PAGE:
Theatre As A Compass
The reason I publish for others to produce (maybe even the reason that I write what I write) is to not necessarily ‘teach’ an audience some lesson, moral or pedagogical, but to present to a gathered group of thinking-feeling individuals, human beings on a stage in their sometimes-wisdom and oftentimes-folly, as unique, interesting, thinking, caring, if flawed individuals.
Every so often I come across a script that embodies, nearly perfectly and totally, what I value in a theatrical experience. I try to fill my catalog with those types of plays. Yes, I value entertainment –– laughter and tears –– without the value of being entertained, audiences become disengaged. If there is no entertainment the message to thinking-feeling beings is lost.
Theatre changes lives. The lives of the performers and production staff, AND the lives of the audience watching it. Characters are inhabited by a performer, shaped by them and those who aid in constructing the performance, so that each character can touch individual members of an audience in ways that seem to reach only the individuals in a group. An audience is there to be moved. Why else would we attend? We learn –– hopefully –– through visceral, secondary experience. Life would be really difficult if we had to go through each of these things, personally, directly. Theatre offers us this chance at change. Self-betterment.
The Greeks knew what they were doing as they shaped and molded their plays over a century to reflect those ideals best suited to their society; to effect individual change, to empower right-thinking decisions that would benefit a society, not just the individuals in it. It provided an encouraging direction for individual lives, if they would only find the courage to travel there; towards that place outside of themselves, while at the same time re-envisioning that place deep inside themselves.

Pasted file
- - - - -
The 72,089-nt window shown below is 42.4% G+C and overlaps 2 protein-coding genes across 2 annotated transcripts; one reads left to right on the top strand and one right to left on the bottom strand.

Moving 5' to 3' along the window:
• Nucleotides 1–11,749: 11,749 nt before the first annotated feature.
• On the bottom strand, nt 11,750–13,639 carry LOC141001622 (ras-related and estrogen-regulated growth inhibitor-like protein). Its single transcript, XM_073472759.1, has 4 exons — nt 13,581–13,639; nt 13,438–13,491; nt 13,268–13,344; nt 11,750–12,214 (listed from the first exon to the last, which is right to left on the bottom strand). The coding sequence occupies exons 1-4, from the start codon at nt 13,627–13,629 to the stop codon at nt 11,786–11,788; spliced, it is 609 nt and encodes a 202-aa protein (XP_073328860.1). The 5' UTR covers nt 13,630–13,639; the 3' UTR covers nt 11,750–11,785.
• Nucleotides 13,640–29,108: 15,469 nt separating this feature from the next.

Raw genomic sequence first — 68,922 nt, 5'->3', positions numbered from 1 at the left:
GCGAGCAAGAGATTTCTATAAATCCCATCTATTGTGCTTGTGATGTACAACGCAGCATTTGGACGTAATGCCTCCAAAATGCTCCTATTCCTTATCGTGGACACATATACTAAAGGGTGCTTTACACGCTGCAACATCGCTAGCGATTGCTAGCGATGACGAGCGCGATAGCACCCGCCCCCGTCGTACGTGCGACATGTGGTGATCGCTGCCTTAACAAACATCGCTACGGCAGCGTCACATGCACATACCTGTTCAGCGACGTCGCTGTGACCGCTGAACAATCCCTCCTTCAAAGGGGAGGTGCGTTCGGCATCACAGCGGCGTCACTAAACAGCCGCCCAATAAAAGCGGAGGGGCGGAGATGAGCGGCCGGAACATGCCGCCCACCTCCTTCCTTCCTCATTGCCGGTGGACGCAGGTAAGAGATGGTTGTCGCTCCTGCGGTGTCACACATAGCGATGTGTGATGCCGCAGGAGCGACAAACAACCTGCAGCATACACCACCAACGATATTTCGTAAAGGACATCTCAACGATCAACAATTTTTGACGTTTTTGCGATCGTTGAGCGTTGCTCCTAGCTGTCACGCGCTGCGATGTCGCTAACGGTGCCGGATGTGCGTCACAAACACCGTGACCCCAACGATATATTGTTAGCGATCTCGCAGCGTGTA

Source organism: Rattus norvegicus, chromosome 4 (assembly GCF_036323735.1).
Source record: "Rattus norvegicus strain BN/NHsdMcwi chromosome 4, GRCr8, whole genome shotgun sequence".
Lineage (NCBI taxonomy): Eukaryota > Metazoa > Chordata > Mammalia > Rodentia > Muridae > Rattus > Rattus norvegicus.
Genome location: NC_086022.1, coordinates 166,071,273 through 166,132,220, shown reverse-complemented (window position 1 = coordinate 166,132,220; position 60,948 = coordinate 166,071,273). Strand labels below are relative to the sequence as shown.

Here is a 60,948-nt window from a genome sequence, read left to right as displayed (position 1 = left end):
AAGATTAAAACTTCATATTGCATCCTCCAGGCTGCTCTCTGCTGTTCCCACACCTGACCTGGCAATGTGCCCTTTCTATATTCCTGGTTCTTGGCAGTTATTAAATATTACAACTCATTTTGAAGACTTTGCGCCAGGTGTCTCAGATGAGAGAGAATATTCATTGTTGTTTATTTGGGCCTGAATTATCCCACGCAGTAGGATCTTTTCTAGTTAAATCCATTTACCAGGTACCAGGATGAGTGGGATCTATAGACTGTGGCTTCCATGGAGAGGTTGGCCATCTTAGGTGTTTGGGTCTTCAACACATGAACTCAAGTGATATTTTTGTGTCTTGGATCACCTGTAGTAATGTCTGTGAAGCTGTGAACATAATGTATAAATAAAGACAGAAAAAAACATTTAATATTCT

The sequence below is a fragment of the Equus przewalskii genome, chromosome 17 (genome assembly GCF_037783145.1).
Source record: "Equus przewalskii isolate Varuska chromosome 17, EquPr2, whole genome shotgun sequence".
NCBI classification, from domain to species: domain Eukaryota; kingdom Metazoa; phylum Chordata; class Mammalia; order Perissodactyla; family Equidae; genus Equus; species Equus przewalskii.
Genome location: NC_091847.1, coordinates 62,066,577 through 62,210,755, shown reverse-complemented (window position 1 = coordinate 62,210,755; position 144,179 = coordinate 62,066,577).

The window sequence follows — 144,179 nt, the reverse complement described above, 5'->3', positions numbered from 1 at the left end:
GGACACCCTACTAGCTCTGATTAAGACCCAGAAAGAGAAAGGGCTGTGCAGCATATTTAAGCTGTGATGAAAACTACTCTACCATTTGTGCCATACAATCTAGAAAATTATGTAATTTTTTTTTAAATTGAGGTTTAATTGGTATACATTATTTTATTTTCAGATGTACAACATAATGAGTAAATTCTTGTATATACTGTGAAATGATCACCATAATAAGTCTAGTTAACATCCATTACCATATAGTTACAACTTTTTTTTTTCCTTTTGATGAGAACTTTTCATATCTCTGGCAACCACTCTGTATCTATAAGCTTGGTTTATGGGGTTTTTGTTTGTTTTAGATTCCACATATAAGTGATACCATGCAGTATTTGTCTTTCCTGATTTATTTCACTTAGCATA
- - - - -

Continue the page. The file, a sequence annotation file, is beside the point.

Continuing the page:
Our society today is not so different. Oh, the technology has changed, but the nature of a thinking, breathing human being has not. Not really. We may think we are more sophisticated, more educated, more liberated, more anything-ated. But we seem to keep revisiting what earlier civilizations had already learned to their peril; like lemmings heading toward a cliff.
This is where thought-provoking, emotion-arousing theatre comes in to play. It solidifies us as a people. It modifies us as does the softness of a mother’s voice, singing to her child of her love and concern. It paternally shouts at us to awaken, arise, step forth and do battle with ignorance, intolerance, ignominy, prejudice, ego, self-interest.
There is something concrete yet ethereal about a group of people sitting in the same room and experiencing the same production––differently. Theatre allows that. It lets us each bring different thoughts, life-experiences, even the vicissitudes of our daily lives to a large darkened room; it helps us let those things drop off of us as a snake shedding its skin; it gives us a time and a place to build and grow a new skin, with new thoughts and experiences inside that will improve and temper those that are waiting for us as we step outside of that room again to become our normal selves, yet somehow changed, altered, improved.
That is why I attend theatre. That is why I create theatre. That is why I publish theatre.
— C. Michael Perry
© 2018 by C. Michael Perry ALL RIGHTS RESERVED
May be used for classroom/educational purposes
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